God Deliver Us from the Wild Northmen!

This was a prayer added to the church litany during the so-called “Dark Ages” as Viking marauders raided monasteries and farmsteads along the coasts of England in the 800s and 900s CE.  In 834, Londoners witnessed Danish longboats heading up the Thames. These were pirates, looking for booty. But by 1003 CE, the Vikings were no longer just plundering, the Scandanavian hard men now fancied their chances at ruling the place.

King Swein of the Danes marched through southern England and headed for London. Unable to breach the old Roman walls, he camped his forces in Southwark on the south bank of the Thames. The only way to cross the river and access the city was via London Bridge, the city’s one bridge up until the eighteenth century. The bridge Swein encountered had been built in 994 and was made up of wooden planks, roughly hewn.

King Olaf
King Olaf – pulled down London Bridge

The Saxons, who had been ruling England more or less since the Romans had departed, now mustered an army under Ethelred the Unready and his ally, King Olaf of Norway. For some reason, the Norwegians had fallen out with the Danes! They rushed Southwark but were repulsed with some loss of life. They then decided to oust the Danes from the bridge where they were encroaching.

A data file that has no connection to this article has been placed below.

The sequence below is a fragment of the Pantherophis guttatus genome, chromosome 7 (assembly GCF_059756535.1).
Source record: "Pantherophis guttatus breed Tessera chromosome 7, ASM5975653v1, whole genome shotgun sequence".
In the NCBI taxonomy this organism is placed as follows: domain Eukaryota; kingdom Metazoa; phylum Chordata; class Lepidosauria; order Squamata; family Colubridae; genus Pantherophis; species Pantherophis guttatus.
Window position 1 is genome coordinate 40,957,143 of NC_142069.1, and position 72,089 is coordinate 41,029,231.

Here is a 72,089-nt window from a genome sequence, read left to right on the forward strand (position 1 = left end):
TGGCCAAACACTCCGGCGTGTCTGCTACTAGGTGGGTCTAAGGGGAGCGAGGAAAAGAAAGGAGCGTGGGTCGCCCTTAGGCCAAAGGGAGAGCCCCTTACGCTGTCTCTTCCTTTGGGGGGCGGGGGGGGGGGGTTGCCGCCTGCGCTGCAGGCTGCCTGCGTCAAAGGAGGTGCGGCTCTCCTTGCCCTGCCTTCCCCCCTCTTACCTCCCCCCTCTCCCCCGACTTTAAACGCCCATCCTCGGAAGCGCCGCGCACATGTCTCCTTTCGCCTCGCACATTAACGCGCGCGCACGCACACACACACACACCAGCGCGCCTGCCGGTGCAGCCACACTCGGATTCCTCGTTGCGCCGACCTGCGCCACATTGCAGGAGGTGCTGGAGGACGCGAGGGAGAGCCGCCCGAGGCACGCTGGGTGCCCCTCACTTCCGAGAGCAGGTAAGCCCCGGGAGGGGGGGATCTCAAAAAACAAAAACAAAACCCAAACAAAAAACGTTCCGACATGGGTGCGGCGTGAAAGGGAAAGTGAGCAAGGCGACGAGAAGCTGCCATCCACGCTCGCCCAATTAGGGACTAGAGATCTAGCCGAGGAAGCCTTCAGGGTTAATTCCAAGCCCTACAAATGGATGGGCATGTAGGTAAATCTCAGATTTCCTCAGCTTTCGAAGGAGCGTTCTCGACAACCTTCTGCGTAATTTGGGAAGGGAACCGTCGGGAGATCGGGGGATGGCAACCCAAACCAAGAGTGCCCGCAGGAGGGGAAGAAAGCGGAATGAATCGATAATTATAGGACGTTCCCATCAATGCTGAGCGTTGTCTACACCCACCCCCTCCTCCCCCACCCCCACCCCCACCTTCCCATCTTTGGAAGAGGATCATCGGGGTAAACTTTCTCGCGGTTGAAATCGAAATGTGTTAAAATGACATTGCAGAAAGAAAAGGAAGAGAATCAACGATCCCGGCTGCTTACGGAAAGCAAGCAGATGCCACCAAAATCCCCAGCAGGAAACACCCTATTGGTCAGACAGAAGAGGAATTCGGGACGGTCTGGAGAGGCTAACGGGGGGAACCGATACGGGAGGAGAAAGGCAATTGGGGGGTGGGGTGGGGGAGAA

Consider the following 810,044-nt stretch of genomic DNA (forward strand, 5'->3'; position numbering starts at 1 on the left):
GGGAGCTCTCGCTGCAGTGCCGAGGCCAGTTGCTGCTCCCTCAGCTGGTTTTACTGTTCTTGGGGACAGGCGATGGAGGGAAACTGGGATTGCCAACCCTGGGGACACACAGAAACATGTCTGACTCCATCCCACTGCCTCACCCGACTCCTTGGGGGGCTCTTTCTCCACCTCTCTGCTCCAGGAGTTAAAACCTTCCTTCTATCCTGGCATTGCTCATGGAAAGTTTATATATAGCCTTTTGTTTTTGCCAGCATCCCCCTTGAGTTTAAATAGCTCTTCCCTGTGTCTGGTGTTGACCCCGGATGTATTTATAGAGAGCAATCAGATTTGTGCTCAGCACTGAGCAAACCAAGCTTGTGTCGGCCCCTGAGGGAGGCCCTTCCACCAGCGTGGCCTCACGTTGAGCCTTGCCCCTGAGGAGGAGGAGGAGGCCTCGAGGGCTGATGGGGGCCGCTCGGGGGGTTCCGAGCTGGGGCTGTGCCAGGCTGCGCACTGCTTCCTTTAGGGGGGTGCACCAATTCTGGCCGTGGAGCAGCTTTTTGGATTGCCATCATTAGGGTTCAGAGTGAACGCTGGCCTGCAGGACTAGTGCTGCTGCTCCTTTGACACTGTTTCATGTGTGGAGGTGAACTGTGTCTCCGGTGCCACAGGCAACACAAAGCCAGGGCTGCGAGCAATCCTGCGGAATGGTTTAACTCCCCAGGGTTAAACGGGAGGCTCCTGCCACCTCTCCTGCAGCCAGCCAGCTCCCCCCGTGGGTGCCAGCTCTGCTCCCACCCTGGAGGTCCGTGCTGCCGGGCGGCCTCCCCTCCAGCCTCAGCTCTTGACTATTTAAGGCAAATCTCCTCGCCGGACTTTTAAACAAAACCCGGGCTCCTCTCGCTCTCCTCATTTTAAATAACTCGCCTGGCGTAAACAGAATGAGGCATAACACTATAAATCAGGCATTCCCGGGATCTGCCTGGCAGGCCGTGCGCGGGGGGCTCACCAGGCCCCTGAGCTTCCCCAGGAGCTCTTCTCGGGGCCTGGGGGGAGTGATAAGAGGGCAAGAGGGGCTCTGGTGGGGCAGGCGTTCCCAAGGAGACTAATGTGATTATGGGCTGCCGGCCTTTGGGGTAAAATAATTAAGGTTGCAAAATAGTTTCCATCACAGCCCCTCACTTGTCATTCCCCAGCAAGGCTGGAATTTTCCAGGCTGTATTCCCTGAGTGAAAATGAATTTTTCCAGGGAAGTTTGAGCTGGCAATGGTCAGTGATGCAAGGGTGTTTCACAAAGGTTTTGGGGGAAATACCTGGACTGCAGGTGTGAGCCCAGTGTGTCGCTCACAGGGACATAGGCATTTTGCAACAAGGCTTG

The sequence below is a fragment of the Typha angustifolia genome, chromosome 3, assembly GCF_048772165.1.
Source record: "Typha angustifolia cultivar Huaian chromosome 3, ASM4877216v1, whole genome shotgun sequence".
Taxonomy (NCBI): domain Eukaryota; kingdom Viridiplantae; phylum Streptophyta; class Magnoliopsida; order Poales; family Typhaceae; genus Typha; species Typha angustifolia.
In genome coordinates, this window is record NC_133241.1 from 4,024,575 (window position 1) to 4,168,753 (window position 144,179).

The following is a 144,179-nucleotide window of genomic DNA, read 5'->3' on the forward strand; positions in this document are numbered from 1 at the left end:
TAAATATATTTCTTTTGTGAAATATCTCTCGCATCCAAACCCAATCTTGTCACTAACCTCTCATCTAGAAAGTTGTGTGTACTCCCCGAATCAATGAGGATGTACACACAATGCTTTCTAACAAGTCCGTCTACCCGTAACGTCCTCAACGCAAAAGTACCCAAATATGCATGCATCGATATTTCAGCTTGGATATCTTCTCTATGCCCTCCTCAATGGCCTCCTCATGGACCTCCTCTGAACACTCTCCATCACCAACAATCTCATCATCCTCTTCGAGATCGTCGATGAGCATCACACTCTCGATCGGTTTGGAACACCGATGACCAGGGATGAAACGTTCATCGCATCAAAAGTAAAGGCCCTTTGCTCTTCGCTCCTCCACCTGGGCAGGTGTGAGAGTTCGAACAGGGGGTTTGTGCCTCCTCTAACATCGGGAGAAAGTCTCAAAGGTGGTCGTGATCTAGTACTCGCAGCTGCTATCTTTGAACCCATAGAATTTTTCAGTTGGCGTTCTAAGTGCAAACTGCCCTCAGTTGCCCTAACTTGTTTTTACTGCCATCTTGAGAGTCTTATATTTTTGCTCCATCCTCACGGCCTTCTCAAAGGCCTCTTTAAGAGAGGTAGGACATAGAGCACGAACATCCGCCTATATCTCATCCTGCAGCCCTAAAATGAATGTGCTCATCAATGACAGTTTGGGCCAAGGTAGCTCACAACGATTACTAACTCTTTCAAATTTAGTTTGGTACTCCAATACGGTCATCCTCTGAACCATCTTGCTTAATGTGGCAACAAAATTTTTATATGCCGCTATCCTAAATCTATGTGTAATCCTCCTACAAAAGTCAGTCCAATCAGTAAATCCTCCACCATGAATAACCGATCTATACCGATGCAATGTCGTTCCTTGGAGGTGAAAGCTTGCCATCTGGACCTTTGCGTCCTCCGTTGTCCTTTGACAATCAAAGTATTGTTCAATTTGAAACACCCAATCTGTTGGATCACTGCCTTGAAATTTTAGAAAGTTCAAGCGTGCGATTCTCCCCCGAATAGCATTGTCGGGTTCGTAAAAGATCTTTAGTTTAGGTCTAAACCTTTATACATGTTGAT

Olaf took his boats and – according to a later Icelandic chronicle – protected them with wicker shields from stones being rained down by Danes on the bridge. Unfortunately, the stones were hurled with enough force from above to kill many men and damage the boats. But, Olaf’s forces slowly managed to get through the attach ropes to the piles of the bridge. They’d calculated correctly on the tides and the boats were able to pull the bridge’s foundations away with the whole structure crashing into the water.

As the Icelandic chronicler put it in praise of Olaf:

And thou hast overthrown their bridges, O thou Storm of the sons of Odin! Skilful and foremost in battle!

Olaf went on to be canonised as a saint for his role in Christianising Norway (though some historians dispute his importance in this regard). There is still a Saint Olaf’s church in the City of London that dates back to those far off times.

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